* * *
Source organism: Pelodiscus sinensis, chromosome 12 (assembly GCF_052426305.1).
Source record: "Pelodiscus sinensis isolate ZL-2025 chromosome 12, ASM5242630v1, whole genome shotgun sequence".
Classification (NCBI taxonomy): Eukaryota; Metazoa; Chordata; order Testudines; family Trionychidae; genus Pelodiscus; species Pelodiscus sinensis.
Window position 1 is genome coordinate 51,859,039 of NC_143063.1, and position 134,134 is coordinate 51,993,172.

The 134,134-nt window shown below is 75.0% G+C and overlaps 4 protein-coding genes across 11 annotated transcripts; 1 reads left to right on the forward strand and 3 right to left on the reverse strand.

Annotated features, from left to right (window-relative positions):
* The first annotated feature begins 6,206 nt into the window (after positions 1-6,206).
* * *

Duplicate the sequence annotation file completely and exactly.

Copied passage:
Source organism: Pelodiscus sinensis, chromosome 12 (assembly GCF_052426305.1).
Source record: "Pelodiscus sinensis isolate ZL-2025 chromosome 12, ASM5242630v1, whole genome shotgun sequence".
Classification (NCBI taxonomy): Eukaryota; Metazoa; Chordata; order Testudines; family Trionychidae; genus Pelodiscus; species Pelodiscus sinensis.
Window position 1 is genome coordinate 51,859,039 of NC_143063.1, and position 134,134 is coordinate 51,993,172.

The 134,134-nt window shown below is 75.0% G+C and overlaps 4 protein-coding genes across 11 annotated transcripts; 1 reads left to right on the forward strand and 3 right to left on the reverse strand.

Annotated features, from left to right (window-relative positions):
* The first annotated feature begins 6,206 nt into the window (after positions 1-6,206).